Monochrome Morality or, a review of Cormack McCarthy's "The Road"
—an editor's note by Ada Fetters

I recently finished reading Cormac McCarthy's The Road.

The short version: The writing is excellent in itself, though all the facts are wrong, in an odd enough way that at first I wondered if the uneven tone meant it was a brilliant parody.
The long version:

The writing itself is enthralling and I had a difficult time breaking off even though it is generally not advisable to read hopeless post-apocalyptic novels after midnight. Our two main characters, a nameless man and his son, travel the eponymous Road through a dangerous, barren landscape.

In this book the earth has suffered a massive cataclysm, the nature of which is unknown. The closest we get to an explanation is that there was a blinding flash of light, then the power went out, and the world caught fire. The man was raised and lives in the backwoods, so he and his family escaped the rioting and have some survival skills. Later we see that entire populations were caught in this conflagration. We see lines of burned-out cars on highways, buildings askew because their foundations began to melt. Such buildings have a glaze of melted glass on them like glaze on a donut. This is a lovely image, but would glass quietly melt and drizzle down the outsides of buildings? Or would it blow outward/inward violently and melt where it landed?

The descriptions in this book are astonishing and would be even more so if the author cared more about how things work.

Ash and smoke blow across the earth, the planet gets colder, nothing will grow. The man and his son live off of whatever canned food they can scavenge. They nourish themselves from the remnants of a departed goodness.

Oddly, fire destroyed the world and yet the main character and his son refer to themselves as "the good guys" and "carrying the fire." While "good guys" is reasonably clear (they do not kill other people, they do not rape, they do not steal from others), they do not specify what their fire is. They also do not explain why they refer to it this way when the planet-killing blaze is enough fire and to spare.

It may or may not be faith in a god. McCarthy is deliberately vague. It might be hope for the future. It might be the fact that although the few people left after the end of the world as we know it have resorted to cannibalism to stay alive, even eating the few infants born, the man and his son will not do this. They do not consume their own future even though it is essentially hopeless. However, a band of people would not profit from feeding and making allowances for a pregnant woman just to eat the infant. There would be no caloric benefit from keeping a bunch of pregnant women the way readers are shown that "they" do.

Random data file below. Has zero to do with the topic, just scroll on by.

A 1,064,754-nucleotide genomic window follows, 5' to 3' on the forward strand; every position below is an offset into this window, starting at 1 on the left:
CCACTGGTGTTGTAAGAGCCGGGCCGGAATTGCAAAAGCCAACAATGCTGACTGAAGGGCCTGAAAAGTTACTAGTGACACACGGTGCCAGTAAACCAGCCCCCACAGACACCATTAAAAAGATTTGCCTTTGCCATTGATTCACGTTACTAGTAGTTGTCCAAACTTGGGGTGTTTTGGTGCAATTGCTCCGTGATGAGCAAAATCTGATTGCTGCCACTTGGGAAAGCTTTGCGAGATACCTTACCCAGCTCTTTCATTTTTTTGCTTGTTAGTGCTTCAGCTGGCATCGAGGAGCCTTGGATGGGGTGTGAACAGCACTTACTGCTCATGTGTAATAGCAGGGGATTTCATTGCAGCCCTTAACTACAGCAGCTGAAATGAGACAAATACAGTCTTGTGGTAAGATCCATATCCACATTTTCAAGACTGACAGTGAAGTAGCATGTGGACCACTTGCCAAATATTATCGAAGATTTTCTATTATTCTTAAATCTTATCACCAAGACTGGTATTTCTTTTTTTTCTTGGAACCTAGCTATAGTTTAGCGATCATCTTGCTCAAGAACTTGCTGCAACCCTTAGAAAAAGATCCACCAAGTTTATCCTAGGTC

According to the story the world has been this way for years... a horrifying monochrome world and gray sky. However (says the Editor, not McCarthy) there must be plant life somewhere because the characters are breathing oxygen, which would be in short supply after worldwide fires hot enough to burn cities and the decay of all the fish, since we are told repeatedly the oceans and lakes are dead, which would produce lethal amounts of carbon dioxide.

I am not a biologist or climatologist, however, I know enough not to burn a candle in a closed-off cave after a landslide. It seems reasonable that somewhere there are trees, or possibly just algae or plankton or stromatolites - the humble creatures that originally evolved in a tumultuous volcanic earth and eventually put out so much oxygen that it filled the atmosphere.

Stromatolites look like rocks, but they're our most distant living relatives. Remember, the boy born just after this disaster is somewhere between ten and fifteen, at the age when (the writer tells us) in a normal society, he'd begin to put up boundaries between himself and his father. If this scenario has been going on that long, then plant life would have to be quietly converting all that carbon dioxide into breathable air or the characters would be suffocated.

However, that isn't the point of the story. This is not science-fiction, it is horror. As Mike Nelson, Crow and Tom Servo say, "If you're wondering how he eats and breathes, and other science facts / Then repeat to yourself, 'it's just a show, I should really just relax.'" 

Readers are treated - and I do mean treated, if you are a horror fan - to terrible ashen landscapes and dull red horizons. Never has monochrome been used so vividly. We are treated to an image of dead oceans with, perhaps, a giant squid in the inky blackness of the far deep. The squid is a despairing horror-thought of the man and so it is a haunting image and not something that bounces a person out of the story. You see the difference here.